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Re: Feedback requested: Impending changes to RunListener

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  • tibord47
    I am still thinking of the inner staff. You know that it s not recommended convention to make a class inner unless it uses this pointer of the top class. Then
    Message 1 of 30 , Feb 14, 2013
      I am still thinking of the inner staff. You know that it's not recommended convention to make a class inner unless it uses this pointer of the top class.
      Then it should be public annotation in the same package.

      Hm?

      --- In junit@yahoogroups.com, Kevin Cooney wrote:
      >
      > On Thu, Feb 14, 2013 at 9:27 AM, tibord47 wrote:
      >
      > > **
      > >
      > >
      > > David, I can confirm that running annotated listener in 4.11 and compiled
      > > with 4.12 does not throw exception. So the annotation is winner in my eyes.
      > >
      > > Regarding the static inner annotation in RunListener, this would mean that
      > > other classes which will maybe later need the same name of annotation will
      > > just duplicate again.
      > >
      > Remember, this annotation changes the behavior of JUnit will have when
      > interacting with classes that extend RunListener. It's not simply an
      > indication that the listener is thread-safe (though your listener would
      > have to be thread-safe to use this annotation). See my comments in
      > http://goo.gl/6HBNV to see other reasons why I think a top-level JUnit
      > ThreadSafe annotation would be problematic
      >
      > I'm personally not too worried about what might happen if we need to think
      > about indicating the thread-safety of extension points somewhere else in
      > JUnit. We could easily support multiple annotations in the future if we
      > need to, and when that time comes, perhaps JSR-305 will be more mature.
      >
      > -- Kevin
      >
      >
      > >
      > >
      > > Cheers,
      > > Tibor
      > >
      > > --- In junit@yahoogroups.com, Kevin Cooney wrote:
      > > >
      > > > On Thu, Feb 14, 2013 at 8:38 AM, David Saff wrote:
      > > >
      > > > > Hi, all.
      > > > >
      > > > > Kevin, thank you very much for the summary document. I think that a
      > > > > JUnit-specific annotation, which is not name-confusable with a standard
      > > > > like @ThreadSafe, seems to be a pretty clear winner. If we feel
      > > strongly
      > > > > that it should remain consonant with @ThreadSafe, we could make it a
      > > static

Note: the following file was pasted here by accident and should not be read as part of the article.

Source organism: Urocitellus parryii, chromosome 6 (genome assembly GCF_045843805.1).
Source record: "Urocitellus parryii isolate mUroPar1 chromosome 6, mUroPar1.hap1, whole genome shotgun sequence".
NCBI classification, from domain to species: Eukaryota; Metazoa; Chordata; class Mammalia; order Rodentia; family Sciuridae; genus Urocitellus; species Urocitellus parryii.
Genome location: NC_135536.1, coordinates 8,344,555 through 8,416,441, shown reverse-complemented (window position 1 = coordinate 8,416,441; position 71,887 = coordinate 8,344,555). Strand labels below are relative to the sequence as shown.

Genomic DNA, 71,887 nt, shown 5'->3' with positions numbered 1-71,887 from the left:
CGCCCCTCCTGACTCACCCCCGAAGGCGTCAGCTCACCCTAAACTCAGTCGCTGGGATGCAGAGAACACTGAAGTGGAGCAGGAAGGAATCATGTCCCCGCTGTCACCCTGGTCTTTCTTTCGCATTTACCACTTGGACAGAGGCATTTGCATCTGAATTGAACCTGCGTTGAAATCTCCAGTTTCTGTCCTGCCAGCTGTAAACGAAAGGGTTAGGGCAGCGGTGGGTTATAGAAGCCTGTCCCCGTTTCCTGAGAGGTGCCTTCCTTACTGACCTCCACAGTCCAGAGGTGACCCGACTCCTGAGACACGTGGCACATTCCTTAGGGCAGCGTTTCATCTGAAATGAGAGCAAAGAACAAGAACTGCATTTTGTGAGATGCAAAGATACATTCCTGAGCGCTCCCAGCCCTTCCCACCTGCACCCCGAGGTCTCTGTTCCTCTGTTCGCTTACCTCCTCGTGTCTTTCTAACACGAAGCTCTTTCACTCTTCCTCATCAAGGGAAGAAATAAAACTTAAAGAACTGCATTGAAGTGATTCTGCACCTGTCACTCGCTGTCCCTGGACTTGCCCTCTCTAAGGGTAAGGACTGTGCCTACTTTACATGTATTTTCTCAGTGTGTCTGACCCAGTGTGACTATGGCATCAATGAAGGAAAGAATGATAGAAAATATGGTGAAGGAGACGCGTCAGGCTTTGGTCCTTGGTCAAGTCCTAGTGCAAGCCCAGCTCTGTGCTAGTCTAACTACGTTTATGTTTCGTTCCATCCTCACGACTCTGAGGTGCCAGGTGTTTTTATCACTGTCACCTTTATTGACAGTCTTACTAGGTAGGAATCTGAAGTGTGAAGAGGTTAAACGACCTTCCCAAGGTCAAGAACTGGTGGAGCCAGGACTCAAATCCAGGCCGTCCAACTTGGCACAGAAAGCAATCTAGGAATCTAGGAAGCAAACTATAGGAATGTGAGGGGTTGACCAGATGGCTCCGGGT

> > > > inner annotation, and reference it as @....
      > > >
      > > >
      > > > I'm personally find with that as long as the JavaDoc for the annotation
      > > > makes it clear that a RunListener implementation annotated with that
      > > > interface will be treated differently than one not annotated with that
      > > > interface when addListener() and removeListener() is called.
      > > >
      > > >
      > > >
      > > > > That might
      > > > > also have the advantage of making clear that it's a single-purpose
      > > > > annotation (I'd rather not, at this point, start speculatively
      > > figuring out
      > > > > what other interfaces might try to pun meanings onto a general-purpose
      > > > > ThreadSafe annotation)
      > > > >
      > > > > I'm a little curious about the third-party library implementation.
      > > Let's
      > > > > say I write a package FooTest which is compiled against JUnit 4.12,
      > > and it
      > > > > contains a FooListener I'd like to mark threadsafe. A client wants to
      > > use
      > > > > it with JUnit 4.11 (she knows she won't get the concurrent performance
      > > > > boost, but wants it to just work). The document seems to assume that if
      > > > > FooListener has a RunListener.TheadSafe annotation, then our client
      > > won't
      > > > > have a problem (unless, likely, she actually tries to instantiate all
      > > of
      > > > > the annotations from FooListener in her own code).
      > > >
      > > >
      > > > Correct as of JDK 1.5.0_06. See
      > > >
      > > http://stackoverflow.com/questions/3567413/why-doesnt-a-missing-annotation-cause-a-classnotfoundexception-at-runtime
      > > >
      > > > It sounds that if the client wants to write code that extends FooListener
      > > > then JUnit 4.12 will need to be on the compile-time classpath
      > > >
      > > >
      > > >
      > > > > However, the document
      > > > > assumes that declaring a marker interface ThreadSafeRunListener _would_
      > > > > break the client. Is that true?
      > > >
      > > >
      > > > I believe it would result in a NoClassDefFoundError exception. It should
      > > be
      > > > easy to verify.
      > > >
      > > > Note that it may be hard to write a library that has a compile-time
      > > > dependency on JUnit 4.12 while being runtime compatible with 4.11 for
      > > other
      > > > reasons.
      > > >
      > > > Does FooListener fail at bytecode
      > > > > verification because the verifier wants to make sure that it
      > > implements all
      > > > > of ThreadSafeRunListener's methods?
      > > > >
      > > >
      > > > That would be my guess.
      > > >
      > > > -- Kevin
      > > >
      > > >
      > > > [Non-text portions of this message have been removed]
      > > >
      > >
      > >
      > >
      >
      >
      > [Non-text portions of this message have been removed]
      >
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